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Thursday, February 09, 2006

A Teacher's Guide to Resisting NCLB

Education is grounded in metaphors, and those metaphors carry a host of assumptions. As we have seen before high school teachers who refer to their students as babies betray a condescending racism toward the adolescents that populate their classrooms. Metaphors also shape how the public thinks about urban education.

Educational issues are framed by policy makers and the media, not by teachers or students. The power to frame educational issues results in the consumption of policies that are viewed as common sense. Today schools are seen as businesses producing products. A premium is then put on profit, getting the best “product” for the least cost. The metaphor here is productivity. Of course to speak of productivity implies that there is a succinct way to measure it. Currently we measure productivity in the form of standardized test results. Schools are rated, classrooms are rated, teachers are rated, and students are rated. In such a system, what counts is what is assessed on these tests. In turn, effective teaching can be quantified and compared. Comparison is at the heart of neoliberalism.

Accountability is done under the aegis of leaving no child behind. After all who wants to leave a child behind? The productive get ahead, the unproductive are left behind. After all exactly what does it mean to be left behind? The other day I saw a bumper sticker that read, “In case of Rapture, this car will be abandoned.” Until No Child Left Behind, I associated the phrase “Left Behind” with a series of Christian novels by Timothy LaHaye and Jerry Jenkins that had to do with rapture. The poor souls that are “left behind” get thrown into the pit of hell while Christians ascend to heaven. It is kind of funny to think of No Child Left Behind in this way given President Bush’s faith based bend. Given this context, we don’t want any child “left behind” when the educational rapture commences.

What if we took the time to think about the actual effects of accountability instead of its metaphoric frame? For one thing we would quickly discover that accountability has resulted in the displacement of students. In Chicago student displacement has resulted in riots at receiving high schools. Another effect is that many teachers have lost any semblance of academic freedom in the name of test preparation. Finally, some good teachers lose their jobs and are stigmatized because they taught at chronically underperforming schools.

Teacher opposition often misses the point. Typically teachers simply invert the logic of accountability and provide a romantic, subjectivistic, overly emotional pleas on behalf of the preciousness of the individual child. But what teachers fail to recognize is that their “expertise” has already been undermined. Their claims to really “know the child” go out the window because in the system such teacher knowledge, since it can’t be measured, is discarded and labeled “subjective”.

Teachers and critics need to stop debating why the department of education or the board of education behaves the way it does. We don’t need anymore teacher stories that provide teachers with feelings of empowerment, because those in power are deaf to the testimony.

Teachers must also avoid the “if onlys” because they are not grounded in reality. You hear this all the time in high schools, “If only the elementary schools did a better job.” I even heard this at the city college level, “If only high schools did a better job.” The “if onlys” get us nowhere because they aren’t built on reality.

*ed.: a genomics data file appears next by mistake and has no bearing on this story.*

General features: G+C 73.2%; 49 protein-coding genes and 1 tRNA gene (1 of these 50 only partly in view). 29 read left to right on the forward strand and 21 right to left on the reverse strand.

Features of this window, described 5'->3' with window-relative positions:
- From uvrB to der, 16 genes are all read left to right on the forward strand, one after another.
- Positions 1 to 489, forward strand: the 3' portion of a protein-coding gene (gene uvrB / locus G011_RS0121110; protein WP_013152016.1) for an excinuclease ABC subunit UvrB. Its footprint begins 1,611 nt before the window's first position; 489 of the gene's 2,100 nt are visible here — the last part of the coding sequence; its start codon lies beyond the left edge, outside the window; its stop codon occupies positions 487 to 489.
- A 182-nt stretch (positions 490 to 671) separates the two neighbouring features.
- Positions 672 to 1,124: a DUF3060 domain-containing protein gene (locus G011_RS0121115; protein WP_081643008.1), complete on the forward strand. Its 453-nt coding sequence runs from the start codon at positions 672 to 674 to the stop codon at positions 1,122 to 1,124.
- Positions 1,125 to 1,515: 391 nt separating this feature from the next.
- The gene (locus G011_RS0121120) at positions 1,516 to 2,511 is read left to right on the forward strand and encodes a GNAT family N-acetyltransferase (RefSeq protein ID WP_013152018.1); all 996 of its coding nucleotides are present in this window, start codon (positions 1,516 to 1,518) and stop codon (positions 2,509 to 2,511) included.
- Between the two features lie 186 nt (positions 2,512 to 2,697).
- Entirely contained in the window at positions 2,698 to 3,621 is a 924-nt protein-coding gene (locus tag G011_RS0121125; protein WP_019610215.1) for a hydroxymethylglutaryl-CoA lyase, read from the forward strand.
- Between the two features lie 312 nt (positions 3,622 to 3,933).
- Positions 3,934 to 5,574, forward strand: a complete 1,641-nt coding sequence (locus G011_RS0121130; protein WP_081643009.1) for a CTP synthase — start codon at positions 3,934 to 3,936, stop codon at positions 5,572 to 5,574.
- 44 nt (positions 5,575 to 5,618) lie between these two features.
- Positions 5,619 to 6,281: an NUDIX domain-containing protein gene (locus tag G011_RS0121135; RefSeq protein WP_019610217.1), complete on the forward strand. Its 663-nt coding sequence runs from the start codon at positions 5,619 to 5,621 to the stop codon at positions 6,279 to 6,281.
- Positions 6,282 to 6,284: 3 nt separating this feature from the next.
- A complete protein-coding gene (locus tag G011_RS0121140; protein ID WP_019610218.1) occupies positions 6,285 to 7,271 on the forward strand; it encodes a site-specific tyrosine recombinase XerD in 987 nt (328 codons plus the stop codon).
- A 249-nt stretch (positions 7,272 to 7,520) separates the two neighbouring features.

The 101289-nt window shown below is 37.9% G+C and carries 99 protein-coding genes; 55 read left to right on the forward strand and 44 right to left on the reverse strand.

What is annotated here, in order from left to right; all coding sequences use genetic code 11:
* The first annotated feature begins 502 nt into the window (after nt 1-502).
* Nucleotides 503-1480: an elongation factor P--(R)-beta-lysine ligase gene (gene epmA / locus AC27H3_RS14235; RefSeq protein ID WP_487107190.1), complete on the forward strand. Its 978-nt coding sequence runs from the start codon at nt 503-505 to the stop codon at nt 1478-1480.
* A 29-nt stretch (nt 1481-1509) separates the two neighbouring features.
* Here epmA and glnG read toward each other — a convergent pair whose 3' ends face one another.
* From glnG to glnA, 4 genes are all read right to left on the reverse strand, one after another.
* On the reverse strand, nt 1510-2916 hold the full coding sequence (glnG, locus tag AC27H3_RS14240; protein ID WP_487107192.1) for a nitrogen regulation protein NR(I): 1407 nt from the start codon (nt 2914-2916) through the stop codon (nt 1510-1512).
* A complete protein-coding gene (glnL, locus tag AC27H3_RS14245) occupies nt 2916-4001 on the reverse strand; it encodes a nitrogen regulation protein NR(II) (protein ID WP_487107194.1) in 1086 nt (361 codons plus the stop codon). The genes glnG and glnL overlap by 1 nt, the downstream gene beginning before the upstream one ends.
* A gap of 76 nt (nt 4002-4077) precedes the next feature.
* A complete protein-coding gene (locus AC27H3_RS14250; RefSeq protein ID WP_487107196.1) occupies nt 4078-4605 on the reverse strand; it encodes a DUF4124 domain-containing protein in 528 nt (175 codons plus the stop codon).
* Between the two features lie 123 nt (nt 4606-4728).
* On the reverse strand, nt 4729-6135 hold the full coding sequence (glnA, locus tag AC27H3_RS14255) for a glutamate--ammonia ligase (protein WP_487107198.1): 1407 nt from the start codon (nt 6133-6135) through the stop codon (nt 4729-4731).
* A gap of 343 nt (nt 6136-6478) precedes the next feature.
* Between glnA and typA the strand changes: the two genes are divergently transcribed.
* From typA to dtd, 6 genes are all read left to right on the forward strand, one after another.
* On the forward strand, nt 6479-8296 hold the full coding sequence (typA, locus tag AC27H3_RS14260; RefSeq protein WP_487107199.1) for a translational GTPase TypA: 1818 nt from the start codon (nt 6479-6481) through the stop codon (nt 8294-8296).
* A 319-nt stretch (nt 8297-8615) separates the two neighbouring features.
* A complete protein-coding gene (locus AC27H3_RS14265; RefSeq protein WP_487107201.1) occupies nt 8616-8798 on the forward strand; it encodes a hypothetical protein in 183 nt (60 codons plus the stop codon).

The reality of education today: Only the aptitudes, knowledges, and actions directly related to the overall needs of society are recognized; everything else is either marginalized or silenced from the curriculum. In education today what is true is what is measurable. That’s why NCLB puts a premium on quantitative research. If it can’t be measured it is either suspect or irrelevant. What is measurable becomes what is taught. Teaching methods are dictated by measurement. Eventually the range of possibility in the classroom becomes a function of compliance to an established quantifiable “norm”.

So what can teachers do? They can start by interrogating themselves, and noting how they are implicit in the application of power at the capillary level. Here are some questions to start this process:

What happens when a student receives the lowest possible grade on a project when it is the best work has has ever done?

What happens when a teacher tells a student they are wrong, when the student knows he is right?

What happens when a child is too hungry to work?

What happens when a child is punished for talking in class, when he was asking another student for help?

How does a student feel when he can’t ask a question because a teacher has to “move on”?

What happens when students only do what is difficult for them at school?

What happens when a student expects to learn about American history and is given test prep every day for 2 months?

What happens when a teacher refers to a student as lazy or disrespectful?

What happens when a teachers refer to their students as “babies”?

What does the expectation that students will always do as they are told indicate?

What do we learn about ourselves when we examine these questions in light of our own critiques of power and neoliberalism?

What happens when we justify a lesson by saying, "it's on the test" and nothing more.

What happens when we teach content that we don't believe is important?

What happens when we answer our own questions instead of pushing students?

What are the consequences of student failure?

Only by considering these questions can teachers claim a meaningful voice in determining the future of education.

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